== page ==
Over the course of the last 20 years, the Taliban, ousted from power and transformed into armed insurgents, have maintained an ongoing relationship with al-Qaeda. This relationship has been based partly on the multiplier effect that al-Qaeda’s contribution has had on Taliban subversion. Partly it has been based on strong ties of various kinds; as an entire generation has passed through its ranks, these have been handed down from fathers committed to radical Islam to sons socialised in the same ideology, which finds a religious justification for violence and for terrorism in particular.

In August 2021 when the Taliban rolled victoriously into Kabul, ready to declare a new Islamic emirate in Afghanistan, al-Qaeda had hundreds of its own fighters, including foreign terrorist fighters, acting as allies of the Taliban in almost half of Afghanistan’s provinces, particularly in those located to the south and east of the country, along the border with Pakistan. Among these fighters were those attached to the branch of al-Qaeda in the Indian Subcontinent (AQIS), founded in 2014, who are mainly of Pakistani origin.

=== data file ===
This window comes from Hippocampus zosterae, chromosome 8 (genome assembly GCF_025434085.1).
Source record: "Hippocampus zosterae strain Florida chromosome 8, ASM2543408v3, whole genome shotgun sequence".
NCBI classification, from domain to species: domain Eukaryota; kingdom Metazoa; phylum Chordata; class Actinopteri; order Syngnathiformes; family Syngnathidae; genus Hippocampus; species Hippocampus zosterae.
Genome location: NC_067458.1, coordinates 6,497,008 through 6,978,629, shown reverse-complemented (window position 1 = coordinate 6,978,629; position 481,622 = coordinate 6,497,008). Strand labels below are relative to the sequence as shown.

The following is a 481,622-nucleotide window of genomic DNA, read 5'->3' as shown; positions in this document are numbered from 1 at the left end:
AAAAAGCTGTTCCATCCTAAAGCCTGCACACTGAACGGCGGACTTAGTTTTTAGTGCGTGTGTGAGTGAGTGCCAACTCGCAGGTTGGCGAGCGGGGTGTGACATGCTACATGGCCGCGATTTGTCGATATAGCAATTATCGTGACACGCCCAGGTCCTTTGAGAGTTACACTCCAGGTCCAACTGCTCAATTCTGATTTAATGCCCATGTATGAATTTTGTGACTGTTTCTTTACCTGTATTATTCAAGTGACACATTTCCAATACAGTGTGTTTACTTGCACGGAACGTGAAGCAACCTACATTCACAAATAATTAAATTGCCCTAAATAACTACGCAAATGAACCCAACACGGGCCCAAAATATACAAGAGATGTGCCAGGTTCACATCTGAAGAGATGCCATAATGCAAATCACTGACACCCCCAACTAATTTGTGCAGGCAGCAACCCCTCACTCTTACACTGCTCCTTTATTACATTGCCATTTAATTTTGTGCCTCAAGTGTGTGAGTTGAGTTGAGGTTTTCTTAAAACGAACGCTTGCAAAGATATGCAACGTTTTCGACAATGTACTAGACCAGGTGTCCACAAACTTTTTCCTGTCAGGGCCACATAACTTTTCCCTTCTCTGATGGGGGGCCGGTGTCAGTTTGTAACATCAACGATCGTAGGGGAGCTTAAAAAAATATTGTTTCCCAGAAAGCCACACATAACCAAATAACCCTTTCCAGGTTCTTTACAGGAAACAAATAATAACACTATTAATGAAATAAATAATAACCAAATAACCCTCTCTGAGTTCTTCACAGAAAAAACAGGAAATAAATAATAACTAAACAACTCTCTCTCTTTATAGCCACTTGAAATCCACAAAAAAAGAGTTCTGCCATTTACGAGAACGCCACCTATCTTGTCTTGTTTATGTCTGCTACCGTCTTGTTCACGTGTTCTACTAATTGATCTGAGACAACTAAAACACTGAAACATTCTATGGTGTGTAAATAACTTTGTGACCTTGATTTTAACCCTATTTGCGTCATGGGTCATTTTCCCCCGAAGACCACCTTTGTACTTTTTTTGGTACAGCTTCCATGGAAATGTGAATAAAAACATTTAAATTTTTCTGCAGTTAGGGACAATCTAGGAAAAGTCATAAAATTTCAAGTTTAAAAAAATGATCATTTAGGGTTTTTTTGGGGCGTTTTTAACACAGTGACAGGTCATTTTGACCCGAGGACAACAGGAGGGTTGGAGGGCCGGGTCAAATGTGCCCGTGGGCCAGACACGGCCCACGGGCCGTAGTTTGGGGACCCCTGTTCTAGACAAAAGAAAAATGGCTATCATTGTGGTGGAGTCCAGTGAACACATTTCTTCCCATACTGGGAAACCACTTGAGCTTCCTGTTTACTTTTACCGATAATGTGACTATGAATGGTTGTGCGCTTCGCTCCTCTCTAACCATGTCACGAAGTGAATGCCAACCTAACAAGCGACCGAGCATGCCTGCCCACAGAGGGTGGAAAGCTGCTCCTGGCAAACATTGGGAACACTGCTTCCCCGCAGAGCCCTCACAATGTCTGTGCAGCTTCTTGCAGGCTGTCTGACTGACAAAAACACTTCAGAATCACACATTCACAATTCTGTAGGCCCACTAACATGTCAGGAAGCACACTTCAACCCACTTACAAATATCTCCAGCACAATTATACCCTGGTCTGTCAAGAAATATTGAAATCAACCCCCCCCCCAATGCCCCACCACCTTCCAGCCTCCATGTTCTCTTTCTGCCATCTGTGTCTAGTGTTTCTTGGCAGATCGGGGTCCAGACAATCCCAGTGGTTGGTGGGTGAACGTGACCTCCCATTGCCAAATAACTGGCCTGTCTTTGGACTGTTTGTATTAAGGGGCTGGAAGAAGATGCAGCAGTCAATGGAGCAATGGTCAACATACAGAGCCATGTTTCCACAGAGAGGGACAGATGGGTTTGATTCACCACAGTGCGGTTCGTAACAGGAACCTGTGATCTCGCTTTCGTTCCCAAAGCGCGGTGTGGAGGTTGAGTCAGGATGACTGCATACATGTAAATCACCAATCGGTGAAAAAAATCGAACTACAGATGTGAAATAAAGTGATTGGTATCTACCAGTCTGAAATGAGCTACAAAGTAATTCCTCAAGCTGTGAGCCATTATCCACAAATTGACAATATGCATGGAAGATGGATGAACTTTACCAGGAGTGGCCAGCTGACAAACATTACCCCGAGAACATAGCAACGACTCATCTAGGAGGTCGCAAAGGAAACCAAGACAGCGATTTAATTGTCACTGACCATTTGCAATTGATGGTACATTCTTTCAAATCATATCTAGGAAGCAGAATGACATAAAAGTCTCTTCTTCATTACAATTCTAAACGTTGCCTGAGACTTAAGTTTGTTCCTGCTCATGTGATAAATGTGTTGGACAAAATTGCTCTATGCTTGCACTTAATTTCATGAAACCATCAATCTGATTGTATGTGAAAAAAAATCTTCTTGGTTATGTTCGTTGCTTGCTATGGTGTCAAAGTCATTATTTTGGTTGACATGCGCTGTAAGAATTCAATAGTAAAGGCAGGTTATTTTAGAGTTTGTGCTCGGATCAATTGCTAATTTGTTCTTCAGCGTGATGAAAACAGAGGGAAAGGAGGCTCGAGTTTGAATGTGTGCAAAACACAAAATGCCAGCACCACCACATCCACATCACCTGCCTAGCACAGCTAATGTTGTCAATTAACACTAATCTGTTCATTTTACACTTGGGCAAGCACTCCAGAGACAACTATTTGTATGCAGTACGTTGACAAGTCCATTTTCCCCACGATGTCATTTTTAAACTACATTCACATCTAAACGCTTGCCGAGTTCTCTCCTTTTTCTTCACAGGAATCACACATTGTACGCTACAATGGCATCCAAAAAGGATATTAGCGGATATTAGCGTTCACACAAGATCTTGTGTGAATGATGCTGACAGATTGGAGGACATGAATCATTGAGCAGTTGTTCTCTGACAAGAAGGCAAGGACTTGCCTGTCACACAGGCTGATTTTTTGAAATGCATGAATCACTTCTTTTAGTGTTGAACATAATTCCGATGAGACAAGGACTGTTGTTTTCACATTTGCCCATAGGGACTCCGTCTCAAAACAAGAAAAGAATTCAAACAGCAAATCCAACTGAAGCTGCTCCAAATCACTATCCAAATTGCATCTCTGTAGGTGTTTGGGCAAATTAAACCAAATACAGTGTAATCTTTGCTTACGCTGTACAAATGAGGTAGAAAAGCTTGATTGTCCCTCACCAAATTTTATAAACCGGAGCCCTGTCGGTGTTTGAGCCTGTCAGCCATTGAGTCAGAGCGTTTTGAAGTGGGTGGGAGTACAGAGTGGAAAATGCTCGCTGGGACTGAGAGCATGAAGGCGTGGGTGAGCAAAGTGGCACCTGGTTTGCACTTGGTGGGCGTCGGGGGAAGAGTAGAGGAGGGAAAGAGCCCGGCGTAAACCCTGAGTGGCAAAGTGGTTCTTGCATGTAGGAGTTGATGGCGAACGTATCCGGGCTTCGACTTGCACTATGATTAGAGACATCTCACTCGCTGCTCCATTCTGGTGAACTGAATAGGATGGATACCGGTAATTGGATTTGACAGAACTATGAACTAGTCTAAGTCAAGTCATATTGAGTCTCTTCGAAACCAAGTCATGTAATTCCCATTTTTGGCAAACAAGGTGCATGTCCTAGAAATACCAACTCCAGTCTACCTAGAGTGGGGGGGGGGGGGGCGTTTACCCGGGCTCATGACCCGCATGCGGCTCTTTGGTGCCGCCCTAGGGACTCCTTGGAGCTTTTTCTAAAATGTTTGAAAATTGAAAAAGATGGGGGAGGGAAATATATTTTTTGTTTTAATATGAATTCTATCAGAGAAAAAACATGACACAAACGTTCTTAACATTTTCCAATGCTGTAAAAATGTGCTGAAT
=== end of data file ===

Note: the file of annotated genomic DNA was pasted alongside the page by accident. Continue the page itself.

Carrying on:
(2) Since 2002 al-Qaeda’s central command has been located in the tribal areas of Pakistan adjacent to Afghanistan and protected by the Pakistani Taliban

The Pakistani Taliban share with the Afghan Taliban the same origin as a radical Islamist movement and the same Pashtun ethnicity, as well as the attitudes and beliefs of what might be viewed as a local version of Jihadist Salafism mixed in both cases with tribal traditions. Thus, the connections between the Taliban on both sides of the border between Afghanistan and Pakistan are solid and intense, despite occasional failures to see eye to eye. In practice, thousands of Pakistani Taliban, who since 2007 have been organisationally deployed as part of Therik-i-Taliban Pakistan (TTP), have contributed to the insurgence of the Afghan Taliban over the last 20 years and the protection of al-Qaeda’s central command.